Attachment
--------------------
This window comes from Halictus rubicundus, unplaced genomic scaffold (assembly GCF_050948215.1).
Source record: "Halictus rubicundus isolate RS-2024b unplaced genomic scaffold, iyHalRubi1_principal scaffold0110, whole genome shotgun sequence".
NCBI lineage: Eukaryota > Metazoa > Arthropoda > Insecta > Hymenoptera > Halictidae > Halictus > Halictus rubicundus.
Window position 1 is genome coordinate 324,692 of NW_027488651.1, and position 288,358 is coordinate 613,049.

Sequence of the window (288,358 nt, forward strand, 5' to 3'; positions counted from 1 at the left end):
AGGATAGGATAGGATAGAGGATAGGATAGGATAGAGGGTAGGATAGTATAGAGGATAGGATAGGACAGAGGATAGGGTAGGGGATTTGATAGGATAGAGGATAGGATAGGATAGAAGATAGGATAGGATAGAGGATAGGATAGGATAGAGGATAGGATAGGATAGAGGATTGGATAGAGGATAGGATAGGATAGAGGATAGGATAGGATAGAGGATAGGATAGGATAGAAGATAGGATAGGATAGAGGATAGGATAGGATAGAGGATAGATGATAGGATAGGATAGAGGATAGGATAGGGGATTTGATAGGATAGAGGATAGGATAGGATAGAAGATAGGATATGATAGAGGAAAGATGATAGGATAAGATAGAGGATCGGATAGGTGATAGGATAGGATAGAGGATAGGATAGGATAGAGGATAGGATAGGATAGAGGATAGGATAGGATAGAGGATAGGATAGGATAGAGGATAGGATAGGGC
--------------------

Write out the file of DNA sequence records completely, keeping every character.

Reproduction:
This window comes from Halictus rubicundus, unplaced genomic scaffold (assembly GCF_050948215.1).
Source record: "Halictus rubicundus isolate RS-2024b unplaced genomic scaffold, iyHalRubi1_principal scaffold0110, whole genome shotgun sequence".
NCBI lineage: Eukaryota > Metazoa > Arthropoda > Insecta > Hymenoptera > Halictidae > Halictus > Halictus rubicundus.
Window position 1 is genome coordinate 324,692 of NW_027488651.1, and position 288,358 is coordinate 613,049.

Sequence of the window (288,358 nt, forward strand, 5' to 3'; positions counted from 1 at the left end):
AGGATAGGATAGGATAGAGGATAGGATAGGATAGAGGGTAGGATAGTATAGAGGATAGGATAGGACAGAGGATAGGGTAGGGGATTTGATAGGATAGAGGATAGGATAGGATAGAAGATAGGATAGGATAGAGGATAGGATAGGATAGAGGATAGGATAGGATAGAGGATTGGATAGAGGATAGGATAGGATAGAGGATAGGATAGGATAGAGGATAGGATAGGATAGAAGATAGGATAGGATAGAGGATAGGATAGGATAGAGGATAGATGATAGGATAGGATAGAGGATAGGATAGGGGATTTGATAGGATAGAGGATAGGATAGGATAGAAGATAGGATATGATAGAGGAAAGATGATAGGATAAGATAGAGGATCGGATAGGTGATAGGATAGGATAGAGGATAGGATAGGATAGAGGATAGGATAGGATAGAGGATAGGATAGGATAGAGGATAGGATAGGATAGAGGATAGGATAGGGC